Clint, I like the title of your book much better than the title of mine. I do have that cassette tape still mind you ... No idea when the last time was that I used a cassette player though!


David, good on you finding time for guitar and now vocals, 2 instruments is a lot, 3 is certainly not doable for me when I have a day job! :)
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Offline CT

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Re: Harmonica brands and models - suggestions? favorites?
« Reply #6 on: May 03, 2021, 03:26:07 pm »
Straight harp is pretty easy to make sound good and hard to sound wrong (although I sometimes find a way). I-IV-V in the key of your harmonica is the place to start.

Offline sairfingers

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Re: Harmonica brands and models - suggestions? favorites?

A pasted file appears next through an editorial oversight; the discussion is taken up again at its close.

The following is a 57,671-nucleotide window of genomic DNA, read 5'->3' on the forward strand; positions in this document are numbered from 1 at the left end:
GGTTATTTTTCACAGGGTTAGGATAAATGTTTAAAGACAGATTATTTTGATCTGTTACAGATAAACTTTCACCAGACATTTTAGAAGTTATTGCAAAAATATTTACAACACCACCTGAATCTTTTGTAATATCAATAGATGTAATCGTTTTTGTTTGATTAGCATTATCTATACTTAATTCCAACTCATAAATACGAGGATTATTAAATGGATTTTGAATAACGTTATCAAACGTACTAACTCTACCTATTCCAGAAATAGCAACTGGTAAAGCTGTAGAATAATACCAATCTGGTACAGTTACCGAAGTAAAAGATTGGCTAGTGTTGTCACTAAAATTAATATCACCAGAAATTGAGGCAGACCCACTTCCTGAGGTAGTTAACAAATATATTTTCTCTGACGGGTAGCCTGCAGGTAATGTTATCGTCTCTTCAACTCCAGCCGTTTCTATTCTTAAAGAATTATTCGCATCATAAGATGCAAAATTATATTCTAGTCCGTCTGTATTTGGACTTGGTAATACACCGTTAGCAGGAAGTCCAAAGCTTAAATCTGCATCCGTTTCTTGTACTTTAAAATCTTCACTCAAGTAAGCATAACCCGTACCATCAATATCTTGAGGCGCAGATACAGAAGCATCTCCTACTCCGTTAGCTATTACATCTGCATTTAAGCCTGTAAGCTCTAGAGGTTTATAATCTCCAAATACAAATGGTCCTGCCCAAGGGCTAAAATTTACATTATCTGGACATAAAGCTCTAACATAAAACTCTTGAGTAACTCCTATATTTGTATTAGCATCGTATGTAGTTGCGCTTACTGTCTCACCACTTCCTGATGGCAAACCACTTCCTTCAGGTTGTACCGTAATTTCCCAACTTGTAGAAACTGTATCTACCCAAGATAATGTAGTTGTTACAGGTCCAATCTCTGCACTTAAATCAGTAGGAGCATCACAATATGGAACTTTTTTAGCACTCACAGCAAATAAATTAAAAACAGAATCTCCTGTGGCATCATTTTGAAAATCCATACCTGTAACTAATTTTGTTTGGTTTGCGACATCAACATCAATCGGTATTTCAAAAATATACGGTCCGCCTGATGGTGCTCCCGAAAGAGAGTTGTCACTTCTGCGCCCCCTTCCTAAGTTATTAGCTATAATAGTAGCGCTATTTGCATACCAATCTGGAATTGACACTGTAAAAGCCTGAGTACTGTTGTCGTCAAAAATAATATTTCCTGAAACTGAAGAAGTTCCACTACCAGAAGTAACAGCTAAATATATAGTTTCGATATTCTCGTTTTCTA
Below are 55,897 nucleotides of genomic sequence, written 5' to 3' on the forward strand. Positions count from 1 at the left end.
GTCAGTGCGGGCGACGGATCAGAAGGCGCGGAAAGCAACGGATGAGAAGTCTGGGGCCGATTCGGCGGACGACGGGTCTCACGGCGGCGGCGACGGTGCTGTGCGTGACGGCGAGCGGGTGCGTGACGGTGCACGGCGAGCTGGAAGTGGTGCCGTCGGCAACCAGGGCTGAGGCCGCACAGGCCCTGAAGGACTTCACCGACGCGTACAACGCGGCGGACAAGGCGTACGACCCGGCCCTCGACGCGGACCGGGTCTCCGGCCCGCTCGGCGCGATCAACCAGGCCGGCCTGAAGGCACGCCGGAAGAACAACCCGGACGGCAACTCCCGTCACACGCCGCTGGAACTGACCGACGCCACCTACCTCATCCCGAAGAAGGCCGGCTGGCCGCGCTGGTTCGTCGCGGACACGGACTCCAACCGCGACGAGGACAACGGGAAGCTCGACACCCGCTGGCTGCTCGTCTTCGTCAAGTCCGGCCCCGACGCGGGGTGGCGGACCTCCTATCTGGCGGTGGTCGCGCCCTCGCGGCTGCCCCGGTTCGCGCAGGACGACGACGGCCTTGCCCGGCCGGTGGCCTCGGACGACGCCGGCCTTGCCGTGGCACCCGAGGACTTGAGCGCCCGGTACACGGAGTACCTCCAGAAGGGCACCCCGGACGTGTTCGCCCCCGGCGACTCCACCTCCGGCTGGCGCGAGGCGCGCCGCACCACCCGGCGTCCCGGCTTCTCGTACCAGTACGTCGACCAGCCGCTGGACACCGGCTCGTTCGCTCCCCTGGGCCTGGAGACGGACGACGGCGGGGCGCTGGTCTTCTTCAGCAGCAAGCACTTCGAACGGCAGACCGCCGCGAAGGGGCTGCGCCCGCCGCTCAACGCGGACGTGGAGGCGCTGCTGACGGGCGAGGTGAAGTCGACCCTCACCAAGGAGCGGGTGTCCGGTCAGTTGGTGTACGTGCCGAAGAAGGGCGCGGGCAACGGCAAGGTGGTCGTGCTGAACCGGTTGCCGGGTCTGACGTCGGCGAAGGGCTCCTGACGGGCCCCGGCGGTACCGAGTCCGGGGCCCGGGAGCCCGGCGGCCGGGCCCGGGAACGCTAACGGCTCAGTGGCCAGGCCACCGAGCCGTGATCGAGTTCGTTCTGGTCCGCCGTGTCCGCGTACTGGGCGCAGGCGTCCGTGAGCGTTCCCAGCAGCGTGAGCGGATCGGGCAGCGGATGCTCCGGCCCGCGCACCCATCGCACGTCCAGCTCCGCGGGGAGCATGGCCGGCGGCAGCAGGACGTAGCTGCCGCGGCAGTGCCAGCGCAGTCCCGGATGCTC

« Reply #7 on: May 03, 2021, 03:47:52 pm »
Hi guys
Here in Scotland we call harmonicas mouth organs or ‘moothies’.  Where does term ‘harp’ come from?
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Offline joueur de guitare

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Re: Harmonica brands and models - suggestions? favorites?
« Reply #8 on: May 03, 2021, 05:08:24 pm »
There's nothing wrong with Hohner gob irons, but if you feel like spending a lot of money Suzuki are good professional instruments.

Hohner Meisterklasse have chrome plated coverplates, and are reassuringly expensive.